HIGHLIGHTS OF THE NOON BRIEFING BY STEPHANE DUJARRIC,
SPOKESMAN FOR SECRETARY-GENERAL BAN KI-MOON
THURSDAY, 11 FEBRUARY 2016
IN CANADA, SECRETARY-GENERAL DISCUSSES CLIMATE CHANGE, HUMAN RIGHTS WITH PRIME MINISTER
- The Secretary-General this morning arrived in Ottawa, Canada, to begin his two-day visit to the country.
- He met with Prime Minister Justin Trudeau and they discussed various issues, including ways to further strengthen the partnership between Canada and the United Nations.
- The Secretary-General stressed Canada’s contributions to the UN, including on climate change, peace efforts, human rights and the refugee/migrant issue. The Secretary-General also discussed Canada’s role in the implementation of the 2030 Agenda for Sustainable Development.
- Later today, the Secretary-General will travel to Glebe Collegiate Institute to speak to a group of high school students with Prime Minister Trudeau. The Secretary-General will also visit the Catholic Centre for Immigrants in Ottawa, where he will have a chance to meet families who have arrived from Syria and the region and who are now a part of Canada’s resettlement programme.
U.N. HUMAN RIGHTS CHIEF VOICES ALARM AT ‘GROTESQUE’ SITUATION IN SYRIA’S ALEPPO
- The UN High Commissioner for Human Rights, Zeid Ra’ad Al Hussein, today expressed his “utmost alarm” at the rapidly worsening human rights situation in and around the city of Aleppo and other parts of Syria, where he said that shocking violations and abuses are being committed on a daily basis. He condemned these acts unequivocally.
- The High Commissioner said that women and children, the elderly, the wounded and sick and people with disabilities are being used as bargaining chips and cannon fodder day after day, week after week, month after month. He said the situation was “grotesque.”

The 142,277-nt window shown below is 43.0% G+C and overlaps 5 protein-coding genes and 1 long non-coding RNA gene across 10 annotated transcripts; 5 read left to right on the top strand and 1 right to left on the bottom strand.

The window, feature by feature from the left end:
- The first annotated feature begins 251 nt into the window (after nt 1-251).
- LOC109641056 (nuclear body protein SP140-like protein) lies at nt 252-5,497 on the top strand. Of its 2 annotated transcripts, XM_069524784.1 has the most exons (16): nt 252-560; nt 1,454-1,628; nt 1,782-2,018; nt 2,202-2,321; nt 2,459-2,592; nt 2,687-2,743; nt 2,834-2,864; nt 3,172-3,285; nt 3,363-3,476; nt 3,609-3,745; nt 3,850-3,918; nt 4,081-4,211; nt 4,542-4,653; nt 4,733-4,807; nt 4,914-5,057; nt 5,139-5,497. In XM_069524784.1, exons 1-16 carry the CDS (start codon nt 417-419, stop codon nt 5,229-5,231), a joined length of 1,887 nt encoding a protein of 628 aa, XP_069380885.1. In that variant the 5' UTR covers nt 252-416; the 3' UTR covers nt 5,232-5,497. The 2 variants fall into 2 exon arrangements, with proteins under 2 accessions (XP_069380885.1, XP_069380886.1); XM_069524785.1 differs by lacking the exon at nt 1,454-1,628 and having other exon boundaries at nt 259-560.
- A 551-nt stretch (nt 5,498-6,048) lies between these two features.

- High Commissioner Zeid stressed that hundreds of thousands of civilians in other parts of Syria are also facing dire humanitarian conditions, particularly those under sieges imposed both by Government forces and affiliated armed groups, and by armed opposition groups, including Da’esh. He said that the deliberate starvation of civilians as a method of warfare constitutes a clear violation of international humanitarian law, and those responsible for such acts, including under command responsibility, must be brought to justice.
SYRIA: MORE THAN 51,000 PEOPLE NEWLY UPROOTED FROM ALEPPO IN WAKE OF CLASHES, BOMBINGS – U.N.
- Humanitarian agencies now estimate that there are over 51,000 newly displaced people from Aleppo city and other areas in northern Syria, following heavy clashes and aerial bombardment by the Government of Syria, allied forces and armed groups. This includes some 8,000 internally displaced persons (IDPs) at the camp in the Bab Al Salam border crossing. It is believed that the majority of those displaced are women and children.
- Sources on the ground report that people are moving north towards the border and population movement to and from other areas of Aleppo and Idleb remain extremely dynamic. In addition to the ongoing response, the United Nations has also reiterated its request for access for cross-line deliveries to reach people in need in eastern parts of Aleppo City, western rural Aleppo and Afrin, and urges the Government of Syria to grant access without delay.